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If you or a loved one worked in a plant, between 1960 and 1985 that manufactured electrical, automotive or aircraft products utilizing a process called compression molding, there is a high likelihood that you’ve been exposed to asbestos containing molding compounds.  From the 1960s through the 1980s many phenolic molding compounds contained a significant percentage of asbestos.

Asbestos molding compounds was used to manufacture many different products including:

  • Electrical components such as circuit breakers, switchboards and electrical panels.
  • Consumer goods including plastic handles, tools, cookware and appliances.
  • Automobile parts including transmission parts (phenolic reactors), arc chutes, brake pads and brake linings.
  • Aircraft and weapon systems such as missile casings, aircraft drop tanks and rocket nose cones.

The primary source of exposure occurred when molders poured the molding compounds in the hopper connected to the molding machines.  The molding compounds normally were supplied in barrels or bags.  Sometimes they were transported into a plant via railcar.  The molding compounds were granular and stirred up a substantial amount of dust when poured into the hoppers.  The molders and set up personnel experienced a substantial asbestos exposure from the molding compounds poured into the hoppers as well as from handling the molds when they came out of the machines.

Once the final product was molded and had hardened, it frequently was transferred to a finishing area where excess plastic pieces, known as flash, was removed using a grinding wheel and hand grinders.  The people, who performed these tasks experienced high levels of asbestos exposure from grinding and sanding off the flash.

Asbestos exposure was not limited to the molders, set up people and finishers.  Other workers, who worked in the mold rooms and finishing departments, performing other tasks, experienced significant exposure as well.  The common molding department contained ten or more molding machines, all of which contained hoppers in which molding compounds were poured.  Most molding operations had multiple grinding machines.  Maintenance personnel, electricians, pipefitters and other production workers experienced daily exposures to asbestos from the molding compounds even though they did not personally use them.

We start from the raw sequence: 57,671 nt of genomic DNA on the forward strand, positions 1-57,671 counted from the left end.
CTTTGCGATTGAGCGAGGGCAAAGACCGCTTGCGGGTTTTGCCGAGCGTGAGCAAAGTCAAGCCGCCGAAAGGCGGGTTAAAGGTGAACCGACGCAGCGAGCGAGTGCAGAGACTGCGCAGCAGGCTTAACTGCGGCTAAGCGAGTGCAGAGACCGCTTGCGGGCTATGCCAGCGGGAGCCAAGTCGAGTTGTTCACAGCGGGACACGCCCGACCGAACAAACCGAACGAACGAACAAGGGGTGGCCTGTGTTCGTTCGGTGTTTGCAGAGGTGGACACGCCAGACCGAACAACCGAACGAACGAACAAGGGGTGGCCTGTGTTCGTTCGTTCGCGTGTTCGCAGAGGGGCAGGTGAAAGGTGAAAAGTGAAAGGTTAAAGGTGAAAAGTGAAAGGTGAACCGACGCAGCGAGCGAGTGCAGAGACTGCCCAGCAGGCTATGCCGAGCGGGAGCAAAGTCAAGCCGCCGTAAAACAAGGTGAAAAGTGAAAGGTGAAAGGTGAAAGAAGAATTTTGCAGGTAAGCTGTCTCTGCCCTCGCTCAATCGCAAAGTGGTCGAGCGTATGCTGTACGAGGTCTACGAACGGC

Unfortunately, family members of exposed workers also experienced substantial exposure to asbestos from laundering or simply being around the worker’s asbestos contaminated clothing.

Asbestos exposure causes mesothelioma, lung cancer and other asbestos-related diseases. Workers who manufactured phenolic plastic molding compounds and who used molding compounds to manufacture products have developed mesothelioma and other asbestos diseases.  Family members of exposed workers have likewise developed asbestos related diseases from exposure to their loved one’s contaminated clothing.

Manufacturers that made asbestos plastics include:

  • Plastic Engineering Company (Plenco)
  • Hooker Chemical Company
  • Durez Corporation
  • Union Carbide Corporation (UCC)
  • Rogers Corporation
  • Fiberite, Inc.
  • General Electric Company
  • Monsanto Chemical Corp.

Companies that utilized asbestos containing molding compounds to manufacture products:

  • Cutler Hammer Inc.
  • Eaton Corporation
  • Plastic Moldings Corporation
  • Square D. Corporation
  • Chicago Molded Products Co.
  • Diemolding Corp.
  • Modern Plastics
  • Dickten Masch Plastics

If you or a loved one worked at any of these facilities or many others throughout the Country, and developed mesothelioma, you should contact Satterley & Kelley immediately.  We have handled cases for clients involving exposure to asbestos containing molding compounds at many of these locations for more than years recovering tens of millions of dollars in compensation.  We understand the products at issue and understand the exposures.  We can help you recover for your preventable injury.